“Making the choice to welcome a dog into your life can be emotional and people often have their hearts set on specific dogs. We understand how disappointing it can be when a specific dog might not be suitable for your lifestyle, but that doesn’t mean there won’t be the perfect one for you in the future.
“We would ask people looking to rehome a dog to be patient, as the unprecedented demand for dogs may mean you have to wait a little longer to find the right dog for you.”
The RSPCA requires prospective owners to complete a “Perfect Match” application. Working full-time doesn’t necessarily rule prospective owners out. The charity advises that dogs shouldn’t be left for more than four hours at a time but says this doesn’t mean you can’t take advantage of dog walkers and dog sitters.
Whether or not a garden is essential depends on the dog and the environment it requires, whether it’s housetrained and whether the potential owner is able and willing to take the dog outside regularly throughout the day.
The charity has debunked some other adoption myths here.
An RSPCA spokesperson said: “We would always urge anyone who is looking to buy or adopt to thoroughly do their research before bringing a pet home to make sure they can care for that animal for the rest of their lives.
“We’d also encourage prospective owners to consider adopting a rescue animal rather than buying their new pet. While it may be easy to find animals on the internet or even spend hundreds on an expensive breeder, you could risk heartache or huge vet’s bills if you don’t do your homework. Adopting also means that you’ll feel good for doing good – giving an animal a second chance at life in a loving home.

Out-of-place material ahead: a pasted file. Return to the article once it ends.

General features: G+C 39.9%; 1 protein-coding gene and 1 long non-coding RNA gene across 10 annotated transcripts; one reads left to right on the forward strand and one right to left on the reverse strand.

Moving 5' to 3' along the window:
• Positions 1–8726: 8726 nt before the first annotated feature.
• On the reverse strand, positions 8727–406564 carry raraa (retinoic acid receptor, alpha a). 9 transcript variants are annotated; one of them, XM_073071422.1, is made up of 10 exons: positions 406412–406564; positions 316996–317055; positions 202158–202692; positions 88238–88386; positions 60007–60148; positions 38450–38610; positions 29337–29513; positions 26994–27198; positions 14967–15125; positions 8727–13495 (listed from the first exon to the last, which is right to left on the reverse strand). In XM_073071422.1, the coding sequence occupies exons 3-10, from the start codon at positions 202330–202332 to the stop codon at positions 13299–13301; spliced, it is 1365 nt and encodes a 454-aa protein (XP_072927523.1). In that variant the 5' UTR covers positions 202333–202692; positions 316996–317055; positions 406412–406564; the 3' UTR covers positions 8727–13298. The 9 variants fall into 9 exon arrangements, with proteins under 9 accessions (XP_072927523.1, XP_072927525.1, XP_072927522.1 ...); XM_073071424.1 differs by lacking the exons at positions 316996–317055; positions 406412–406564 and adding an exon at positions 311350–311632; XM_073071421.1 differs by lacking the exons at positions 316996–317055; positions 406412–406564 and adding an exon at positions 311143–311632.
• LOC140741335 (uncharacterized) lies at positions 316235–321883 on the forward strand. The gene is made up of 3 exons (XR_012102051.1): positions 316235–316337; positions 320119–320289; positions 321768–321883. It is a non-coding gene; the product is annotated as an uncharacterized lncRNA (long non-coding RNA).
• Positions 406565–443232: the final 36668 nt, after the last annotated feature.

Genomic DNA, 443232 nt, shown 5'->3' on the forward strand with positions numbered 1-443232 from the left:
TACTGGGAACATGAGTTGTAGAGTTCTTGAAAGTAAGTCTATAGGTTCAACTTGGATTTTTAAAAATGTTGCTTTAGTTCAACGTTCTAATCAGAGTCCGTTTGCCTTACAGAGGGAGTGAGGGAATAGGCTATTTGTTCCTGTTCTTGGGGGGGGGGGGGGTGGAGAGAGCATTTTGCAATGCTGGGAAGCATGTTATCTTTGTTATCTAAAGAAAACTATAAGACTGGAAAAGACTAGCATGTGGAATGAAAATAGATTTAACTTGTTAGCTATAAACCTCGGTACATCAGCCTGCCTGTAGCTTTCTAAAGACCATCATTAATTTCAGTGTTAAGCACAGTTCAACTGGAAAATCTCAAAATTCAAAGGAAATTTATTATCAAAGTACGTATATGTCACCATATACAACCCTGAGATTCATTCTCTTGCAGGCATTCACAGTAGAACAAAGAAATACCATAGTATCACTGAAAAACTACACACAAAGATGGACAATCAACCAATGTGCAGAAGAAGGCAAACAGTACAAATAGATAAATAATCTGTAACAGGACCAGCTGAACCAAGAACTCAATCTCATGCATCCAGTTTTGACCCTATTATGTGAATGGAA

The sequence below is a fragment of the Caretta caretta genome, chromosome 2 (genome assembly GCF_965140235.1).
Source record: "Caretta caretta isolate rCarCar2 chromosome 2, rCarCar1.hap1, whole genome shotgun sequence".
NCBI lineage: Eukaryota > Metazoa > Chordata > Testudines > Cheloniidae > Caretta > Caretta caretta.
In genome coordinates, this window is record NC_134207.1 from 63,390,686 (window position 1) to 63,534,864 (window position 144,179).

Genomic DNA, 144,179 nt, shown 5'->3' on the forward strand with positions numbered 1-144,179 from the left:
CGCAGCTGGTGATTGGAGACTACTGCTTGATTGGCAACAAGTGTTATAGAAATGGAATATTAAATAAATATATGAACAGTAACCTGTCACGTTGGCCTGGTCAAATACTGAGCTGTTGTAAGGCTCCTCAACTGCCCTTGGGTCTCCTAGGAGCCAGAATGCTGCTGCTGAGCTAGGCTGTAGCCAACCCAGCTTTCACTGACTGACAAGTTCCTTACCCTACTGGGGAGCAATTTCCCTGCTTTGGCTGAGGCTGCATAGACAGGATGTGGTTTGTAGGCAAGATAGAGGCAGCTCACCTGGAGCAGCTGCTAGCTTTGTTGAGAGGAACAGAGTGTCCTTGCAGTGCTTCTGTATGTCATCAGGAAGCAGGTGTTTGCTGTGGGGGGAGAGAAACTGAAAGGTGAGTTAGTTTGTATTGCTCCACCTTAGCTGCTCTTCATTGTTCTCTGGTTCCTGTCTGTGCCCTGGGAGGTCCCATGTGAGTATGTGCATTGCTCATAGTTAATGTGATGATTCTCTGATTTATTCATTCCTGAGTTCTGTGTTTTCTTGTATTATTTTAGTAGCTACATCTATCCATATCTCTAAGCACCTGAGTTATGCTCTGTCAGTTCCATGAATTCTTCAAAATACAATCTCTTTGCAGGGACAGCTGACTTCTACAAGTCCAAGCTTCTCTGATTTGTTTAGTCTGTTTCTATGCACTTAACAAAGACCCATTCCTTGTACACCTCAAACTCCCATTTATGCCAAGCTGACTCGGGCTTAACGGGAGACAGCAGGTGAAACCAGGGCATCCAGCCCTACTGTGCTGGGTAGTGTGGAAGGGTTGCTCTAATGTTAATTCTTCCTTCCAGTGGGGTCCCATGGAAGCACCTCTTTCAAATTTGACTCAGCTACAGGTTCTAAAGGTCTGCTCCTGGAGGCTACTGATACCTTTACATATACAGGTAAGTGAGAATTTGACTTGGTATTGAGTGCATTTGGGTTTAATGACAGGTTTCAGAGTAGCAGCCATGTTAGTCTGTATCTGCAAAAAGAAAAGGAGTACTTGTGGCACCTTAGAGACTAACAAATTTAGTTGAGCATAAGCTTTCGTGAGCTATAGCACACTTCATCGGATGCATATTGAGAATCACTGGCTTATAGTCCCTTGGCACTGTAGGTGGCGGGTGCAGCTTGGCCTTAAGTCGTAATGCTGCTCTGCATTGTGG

TeamDogs is a community for dog lovers who want to get the most out of their relationship with their best pal.
“Adopting from the RSPCA means that your animal will be healthy, neutered, vaccinated and microchipped and we can also pass on details of their behaviour and veterinary treatment so you have a fuller picture of your new pet.
“Many of the animals in our care have had a tough time, so it’s very important that their next home is the right home and a home for life. However, we do not have a blanket policy on rehoming so every match is made on a case-by-case basis.
“As many of the animals in our care have been victims of cruelty, neglect or suffering they often require a period of rehabilitation before they are ready to be rehomed. During this time, our staff will look at their temperament and their reactions to people, other
animals, and the general environment so that we can start to identify the type of owner each animal will need. We want to rehome animals as quickly as possible but we must take into account the needs of every individual animal to match them with the right owner.
“We ask anyone who is thinking of rehoming from us to fill in an application form so that we can get information about you and your lifestyle and help choose the right pet for you. Sometimes it just takes a little time to find the perfect match but we work very hard to find the animals in our care loving homes.”